Wednesday, January 26, 2005

Iraqi Election Prayer (Buddhist Style)

My manager has forwarded me an email from a chaplain in Iraq. First, here is the email from the chaplain:

   As a transportation battalion, my unit will be delivering the voting machines and the ballots to villages and cities throughout Iraq during the upcoming elections. (January 30/31) Our convoys are prime targets for the insurgents because they do not want the equipment to arrive at the polling stations nor do they want the local Iraqi citizens to have the chance to vote; timely delivery must occur so that the elections occur. Encourage your friends and family members and those within our churches to pray specifically for the electoral process. Historically, the previous totalitarian regime would not allow individual citizens to vote. Democracy will not be realized in Iraq if intelligent and competent officials are not elected to those strategic leadership positions within the emerging government; freedom will not have an opportunity to ring throughout this country if the voting process fails.
   Announce this prayer request to your contacts throughout your churches, neighborhoods, and places of business. Those with leadership roles within the local church post this message in as many newsletters and bulletins as possible. There is unlimited potential for God's presence in this process but if we do not pray then our enemy will prevail (See Ephesians 6:10-17) A prayer vigil prior to the end of the month may be an innovative opportunity for those within your sphere of influence to pray. This is a political battle that needs spiritual intervention.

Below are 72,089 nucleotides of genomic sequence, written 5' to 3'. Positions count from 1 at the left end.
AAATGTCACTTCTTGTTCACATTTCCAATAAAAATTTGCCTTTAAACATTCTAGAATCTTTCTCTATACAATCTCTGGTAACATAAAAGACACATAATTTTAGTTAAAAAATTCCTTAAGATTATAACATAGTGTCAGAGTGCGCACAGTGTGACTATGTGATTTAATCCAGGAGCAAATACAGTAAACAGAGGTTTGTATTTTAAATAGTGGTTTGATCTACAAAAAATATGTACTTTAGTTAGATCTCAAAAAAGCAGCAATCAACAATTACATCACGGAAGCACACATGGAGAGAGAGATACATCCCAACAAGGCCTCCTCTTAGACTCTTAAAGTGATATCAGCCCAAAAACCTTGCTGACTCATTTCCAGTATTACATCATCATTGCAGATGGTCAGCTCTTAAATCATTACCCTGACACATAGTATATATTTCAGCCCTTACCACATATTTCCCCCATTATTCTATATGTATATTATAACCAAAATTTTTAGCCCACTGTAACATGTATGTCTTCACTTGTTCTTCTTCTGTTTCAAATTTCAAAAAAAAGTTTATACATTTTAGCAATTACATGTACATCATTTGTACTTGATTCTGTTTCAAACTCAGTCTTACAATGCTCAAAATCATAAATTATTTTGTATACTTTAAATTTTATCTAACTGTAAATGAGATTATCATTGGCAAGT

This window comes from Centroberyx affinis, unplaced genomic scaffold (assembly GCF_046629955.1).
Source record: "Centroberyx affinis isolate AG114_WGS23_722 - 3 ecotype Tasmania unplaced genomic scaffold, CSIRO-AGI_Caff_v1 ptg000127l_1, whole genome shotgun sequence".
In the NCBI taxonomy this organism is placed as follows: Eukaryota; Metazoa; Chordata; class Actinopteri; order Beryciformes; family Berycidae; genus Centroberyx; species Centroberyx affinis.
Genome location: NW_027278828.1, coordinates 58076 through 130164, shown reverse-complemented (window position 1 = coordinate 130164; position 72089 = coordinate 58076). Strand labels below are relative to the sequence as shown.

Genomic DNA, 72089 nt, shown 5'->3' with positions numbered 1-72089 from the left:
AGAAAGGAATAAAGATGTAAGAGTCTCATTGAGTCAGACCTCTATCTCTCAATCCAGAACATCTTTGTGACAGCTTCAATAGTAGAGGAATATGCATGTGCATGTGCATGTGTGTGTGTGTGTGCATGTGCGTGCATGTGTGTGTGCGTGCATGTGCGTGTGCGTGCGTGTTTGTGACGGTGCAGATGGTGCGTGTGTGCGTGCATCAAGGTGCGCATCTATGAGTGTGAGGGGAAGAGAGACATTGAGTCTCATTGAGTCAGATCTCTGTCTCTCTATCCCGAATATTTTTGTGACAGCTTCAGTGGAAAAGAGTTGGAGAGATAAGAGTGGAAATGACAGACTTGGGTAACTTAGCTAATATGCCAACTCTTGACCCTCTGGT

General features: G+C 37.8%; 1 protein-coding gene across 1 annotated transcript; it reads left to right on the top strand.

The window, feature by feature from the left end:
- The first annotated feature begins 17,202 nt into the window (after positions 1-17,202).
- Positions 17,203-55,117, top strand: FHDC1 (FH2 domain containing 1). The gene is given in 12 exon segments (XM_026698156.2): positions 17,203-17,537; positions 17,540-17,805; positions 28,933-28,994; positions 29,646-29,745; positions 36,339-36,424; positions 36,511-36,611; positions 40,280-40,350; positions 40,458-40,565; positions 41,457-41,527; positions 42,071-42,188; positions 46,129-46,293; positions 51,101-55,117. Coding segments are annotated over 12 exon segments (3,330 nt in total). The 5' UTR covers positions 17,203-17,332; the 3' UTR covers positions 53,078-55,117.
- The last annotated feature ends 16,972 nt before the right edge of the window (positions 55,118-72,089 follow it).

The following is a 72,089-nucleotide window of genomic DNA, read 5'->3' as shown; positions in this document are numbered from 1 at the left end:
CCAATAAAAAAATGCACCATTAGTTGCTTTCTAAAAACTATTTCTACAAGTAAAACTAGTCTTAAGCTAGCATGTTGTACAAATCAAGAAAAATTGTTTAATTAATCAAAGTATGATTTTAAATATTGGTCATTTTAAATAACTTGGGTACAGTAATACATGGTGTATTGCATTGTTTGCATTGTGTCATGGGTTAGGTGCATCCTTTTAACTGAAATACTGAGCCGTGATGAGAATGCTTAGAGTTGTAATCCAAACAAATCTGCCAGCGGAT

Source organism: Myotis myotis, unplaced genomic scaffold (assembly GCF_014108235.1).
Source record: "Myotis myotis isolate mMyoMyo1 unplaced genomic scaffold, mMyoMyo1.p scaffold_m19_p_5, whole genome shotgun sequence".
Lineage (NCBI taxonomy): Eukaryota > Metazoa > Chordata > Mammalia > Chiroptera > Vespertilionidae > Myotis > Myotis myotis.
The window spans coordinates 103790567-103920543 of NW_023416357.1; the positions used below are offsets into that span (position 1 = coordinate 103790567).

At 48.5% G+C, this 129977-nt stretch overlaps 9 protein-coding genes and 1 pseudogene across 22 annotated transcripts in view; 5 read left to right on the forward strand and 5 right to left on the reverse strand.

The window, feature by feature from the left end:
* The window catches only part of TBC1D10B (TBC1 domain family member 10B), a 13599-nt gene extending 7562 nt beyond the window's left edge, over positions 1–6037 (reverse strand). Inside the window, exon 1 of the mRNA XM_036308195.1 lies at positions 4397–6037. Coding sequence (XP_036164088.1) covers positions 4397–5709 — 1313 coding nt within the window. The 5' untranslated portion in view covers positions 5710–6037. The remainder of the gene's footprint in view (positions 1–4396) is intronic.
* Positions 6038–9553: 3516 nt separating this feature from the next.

A powerful story about God's intervention in the lives of David's mighty men is recorded in 2 Samuel 23:8-33. David and his warriors were victorious because of God's intervention. We want to overcome those who would stand in the way of freedom. David's mighty men triumphed over incredible odds and stood their ground and were victorious over the enemies of Israel. (Iraqi insurgents' vs... God's praying people). They don't stand a chance. I will pray with my soldiers before they leave on their convoys and move outside our installation gates here at Tallil. My soldiers are at the nerve center of the logistic operation to deliver the voting machines and election ballots. They will be driving to and entering the arena of the enemy. This is not a game for them it is a historical mission that is extremely dangerous. No voting machines or ballots. No elections. Your prayer support and God's intervention are needed to
give democracy a chance in this war torn country. Thank you for reading this E-mail. Please give this e-mail a wide dissemination. Thank you for your prayer support for me and my family. Stand firm in your battles.



CH (CPT) Lyle Shackelford

Battalion Chaplain

Now, here follows some of what my manager had to say about why he forwarded it. (The second paragraph was from a separate preface, from the first forwarding of the email.)